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People wait to enter outside the US Supreme Court March 21, 2011 in Washington, D.C.
The U.S. Supreme Court is considering the case of a man from Pomona who lied about receiving the Medal of Honor. The justices appear to be focused on the harm of lying.
Xavier Alvarez broke a federal law, the Stolen Valor Act, when he lied about receiving the Medal of Honor. But Sonia Sotomayor echoed several justices when she asked, “What’s the harm here?”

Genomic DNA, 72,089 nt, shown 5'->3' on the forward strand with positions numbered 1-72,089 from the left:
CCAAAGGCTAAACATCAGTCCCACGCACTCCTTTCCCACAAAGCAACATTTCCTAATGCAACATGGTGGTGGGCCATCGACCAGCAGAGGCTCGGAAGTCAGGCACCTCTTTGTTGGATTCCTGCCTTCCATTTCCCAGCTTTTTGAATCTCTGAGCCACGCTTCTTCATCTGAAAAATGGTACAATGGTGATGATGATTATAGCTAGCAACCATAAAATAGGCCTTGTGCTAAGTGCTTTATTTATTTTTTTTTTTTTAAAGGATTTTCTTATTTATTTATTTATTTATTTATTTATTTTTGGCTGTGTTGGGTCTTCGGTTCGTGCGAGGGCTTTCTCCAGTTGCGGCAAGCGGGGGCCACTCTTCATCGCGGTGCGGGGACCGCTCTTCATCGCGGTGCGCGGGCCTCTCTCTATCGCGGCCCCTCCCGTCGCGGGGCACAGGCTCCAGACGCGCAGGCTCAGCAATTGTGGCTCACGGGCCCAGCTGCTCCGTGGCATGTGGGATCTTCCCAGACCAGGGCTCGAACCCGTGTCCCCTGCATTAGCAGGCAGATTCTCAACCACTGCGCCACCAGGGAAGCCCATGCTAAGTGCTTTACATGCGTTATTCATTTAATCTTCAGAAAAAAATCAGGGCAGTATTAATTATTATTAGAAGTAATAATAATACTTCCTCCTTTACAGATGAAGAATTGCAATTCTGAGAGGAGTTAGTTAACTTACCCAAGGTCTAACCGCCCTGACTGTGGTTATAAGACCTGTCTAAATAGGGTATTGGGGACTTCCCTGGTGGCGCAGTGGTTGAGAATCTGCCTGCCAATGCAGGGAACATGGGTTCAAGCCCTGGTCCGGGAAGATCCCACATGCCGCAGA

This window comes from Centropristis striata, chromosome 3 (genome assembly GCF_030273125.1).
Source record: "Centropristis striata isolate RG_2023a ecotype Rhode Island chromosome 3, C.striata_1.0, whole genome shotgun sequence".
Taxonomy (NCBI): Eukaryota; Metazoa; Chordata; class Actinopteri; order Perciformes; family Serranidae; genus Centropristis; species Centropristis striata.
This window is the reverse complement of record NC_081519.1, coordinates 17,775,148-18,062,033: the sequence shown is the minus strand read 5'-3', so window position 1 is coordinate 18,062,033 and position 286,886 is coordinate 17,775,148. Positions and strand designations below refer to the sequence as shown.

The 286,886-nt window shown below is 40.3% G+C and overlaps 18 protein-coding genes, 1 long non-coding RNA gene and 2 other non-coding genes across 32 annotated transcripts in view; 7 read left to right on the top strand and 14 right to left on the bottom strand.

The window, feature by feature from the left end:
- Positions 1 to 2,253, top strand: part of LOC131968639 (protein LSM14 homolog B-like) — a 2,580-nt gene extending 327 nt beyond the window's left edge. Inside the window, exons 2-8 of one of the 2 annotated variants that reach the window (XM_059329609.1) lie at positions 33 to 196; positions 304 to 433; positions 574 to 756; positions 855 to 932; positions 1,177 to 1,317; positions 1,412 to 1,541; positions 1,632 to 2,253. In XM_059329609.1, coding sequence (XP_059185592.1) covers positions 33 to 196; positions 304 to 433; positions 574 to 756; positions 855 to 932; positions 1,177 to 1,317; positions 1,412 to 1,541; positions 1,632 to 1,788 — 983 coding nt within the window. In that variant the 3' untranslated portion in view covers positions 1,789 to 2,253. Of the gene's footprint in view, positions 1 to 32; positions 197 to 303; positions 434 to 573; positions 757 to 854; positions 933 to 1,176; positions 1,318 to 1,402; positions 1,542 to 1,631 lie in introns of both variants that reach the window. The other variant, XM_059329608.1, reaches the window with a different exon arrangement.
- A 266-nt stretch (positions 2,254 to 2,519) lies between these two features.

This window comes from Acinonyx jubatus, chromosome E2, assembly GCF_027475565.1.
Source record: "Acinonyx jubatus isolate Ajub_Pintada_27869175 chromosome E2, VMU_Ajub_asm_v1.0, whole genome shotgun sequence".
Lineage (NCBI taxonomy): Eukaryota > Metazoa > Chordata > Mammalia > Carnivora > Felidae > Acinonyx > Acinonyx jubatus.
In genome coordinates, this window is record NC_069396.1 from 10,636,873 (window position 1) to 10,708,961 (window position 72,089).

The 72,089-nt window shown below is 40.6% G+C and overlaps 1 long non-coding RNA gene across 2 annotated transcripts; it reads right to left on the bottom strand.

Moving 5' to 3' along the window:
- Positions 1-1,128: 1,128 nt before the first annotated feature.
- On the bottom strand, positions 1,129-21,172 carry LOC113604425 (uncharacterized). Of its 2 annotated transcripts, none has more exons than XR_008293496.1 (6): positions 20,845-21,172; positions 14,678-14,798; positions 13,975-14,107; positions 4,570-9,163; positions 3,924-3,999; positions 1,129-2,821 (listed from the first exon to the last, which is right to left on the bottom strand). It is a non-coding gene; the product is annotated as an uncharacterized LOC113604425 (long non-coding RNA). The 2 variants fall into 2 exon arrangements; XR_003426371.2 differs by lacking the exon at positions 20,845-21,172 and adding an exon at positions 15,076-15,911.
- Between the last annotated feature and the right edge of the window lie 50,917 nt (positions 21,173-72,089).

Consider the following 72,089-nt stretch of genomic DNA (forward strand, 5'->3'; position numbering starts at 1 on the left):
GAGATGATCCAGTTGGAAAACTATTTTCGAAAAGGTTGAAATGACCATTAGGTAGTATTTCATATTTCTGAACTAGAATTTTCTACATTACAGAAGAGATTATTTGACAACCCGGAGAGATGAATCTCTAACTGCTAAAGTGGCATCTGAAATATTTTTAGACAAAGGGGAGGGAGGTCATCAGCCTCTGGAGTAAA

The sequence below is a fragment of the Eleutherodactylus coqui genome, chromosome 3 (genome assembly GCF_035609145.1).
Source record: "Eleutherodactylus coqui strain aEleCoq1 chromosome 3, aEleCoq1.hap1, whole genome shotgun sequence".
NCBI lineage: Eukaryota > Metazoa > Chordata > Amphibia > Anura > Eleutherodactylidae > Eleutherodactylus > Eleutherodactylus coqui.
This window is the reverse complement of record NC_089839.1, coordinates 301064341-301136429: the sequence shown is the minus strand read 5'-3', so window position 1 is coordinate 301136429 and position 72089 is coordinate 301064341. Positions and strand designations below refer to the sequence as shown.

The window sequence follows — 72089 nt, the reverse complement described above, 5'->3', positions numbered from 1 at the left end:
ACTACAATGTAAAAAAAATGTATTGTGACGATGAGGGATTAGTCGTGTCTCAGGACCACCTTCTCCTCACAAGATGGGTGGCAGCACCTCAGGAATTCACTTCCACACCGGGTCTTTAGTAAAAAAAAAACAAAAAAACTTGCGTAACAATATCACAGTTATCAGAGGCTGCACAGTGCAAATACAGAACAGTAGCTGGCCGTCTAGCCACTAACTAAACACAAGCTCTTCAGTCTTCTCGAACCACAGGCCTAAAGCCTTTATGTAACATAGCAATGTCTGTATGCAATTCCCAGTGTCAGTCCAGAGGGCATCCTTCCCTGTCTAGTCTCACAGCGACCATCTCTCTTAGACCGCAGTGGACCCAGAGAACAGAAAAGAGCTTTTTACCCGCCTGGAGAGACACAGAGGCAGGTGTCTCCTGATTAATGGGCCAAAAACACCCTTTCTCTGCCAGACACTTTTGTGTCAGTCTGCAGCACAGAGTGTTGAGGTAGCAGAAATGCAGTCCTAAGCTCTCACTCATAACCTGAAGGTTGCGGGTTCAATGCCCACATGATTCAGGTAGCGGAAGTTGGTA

That's the argument made by Deputy Federal Public Defender Jonathan Libby. He said people are entitled to be upset by false claims, but are not necessarily hurt by them.
"There needs to be harm associated with the lie in order for it to be unprotected under the First Amendment. Here there was no harm as a result of what Mr. Alvarez said," Libby said.
Solicitor General Donald Verrilli said the harm was the erosion of the value of the medal.
But, Chief Justice John Roberts asked, where do you stop with such laws? Some justices wondered whether the First Amendment protects lying about earning a high school diploma, or stretching the truth on a date or in a political campaign. Verrilli insisted the Stolen Valor Act was narrowly drawn. The high court will decide the case later this year.